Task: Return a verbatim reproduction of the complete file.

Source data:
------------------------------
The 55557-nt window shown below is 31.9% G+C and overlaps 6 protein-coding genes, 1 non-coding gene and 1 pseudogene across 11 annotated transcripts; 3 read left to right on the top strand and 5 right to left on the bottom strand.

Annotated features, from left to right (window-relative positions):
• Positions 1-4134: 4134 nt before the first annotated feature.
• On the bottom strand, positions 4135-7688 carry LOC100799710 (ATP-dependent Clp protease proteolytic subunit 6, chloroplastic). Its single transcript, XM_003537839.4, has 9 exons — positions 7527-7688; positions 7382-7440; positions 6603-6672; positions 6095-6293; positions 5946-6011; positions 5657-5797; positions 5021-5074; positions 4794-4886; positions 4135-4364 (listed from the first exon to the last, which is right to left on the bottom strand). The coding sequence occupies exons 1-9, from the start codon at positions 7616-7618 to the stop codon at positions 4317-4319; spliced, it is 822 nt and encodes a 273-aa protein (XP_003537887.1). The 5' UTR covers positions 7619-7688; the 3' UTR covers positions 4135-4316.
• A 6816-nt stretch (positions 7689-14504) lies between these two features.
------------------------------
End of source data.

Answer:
The 55557-nt window shown below is 31.9% G+C and overlaps 6 protein-coding genes, 1 non-coding gene and 1 pseudogene across 11 annotated transcripts; 3 read left to right on the top strand and 5 right to left on the bottom strand.

Annotated features, from left to right (window-relative positions):
• Positions 1-4134: 4134 nt before the first annotated feature.
• On the bottom strand, positions 4135-7688 carry LOC100799710 (ATP-dependent Clp protease proteolytic subunit 6, chloroplastic). Its single transcript, XM_003537839.4, has 9 exons — positions 7527-7688; positions 7382-7440; positions 6603-6672; positions 6095-6293; positions 5946-6011; positions 5657-5797; positions 5021-5074; positions 4794-4886; positions 4135-4364 (listed from the first exon to the last, which is right to left on the bottom strand). The coding sequence occupies exons 1-9, from the start codon at positions 7616-7618 to the stop codon at positions 4317-4319; spliced, it is 822 nt and encodes a 273-aa protein (XP_003537887.1). The 5' UTR covers positions 7619-7688; the 3' UTR covers positions 4135-4316.
• A 6816-nt stretch (positions 7689-14504) lies between these two features.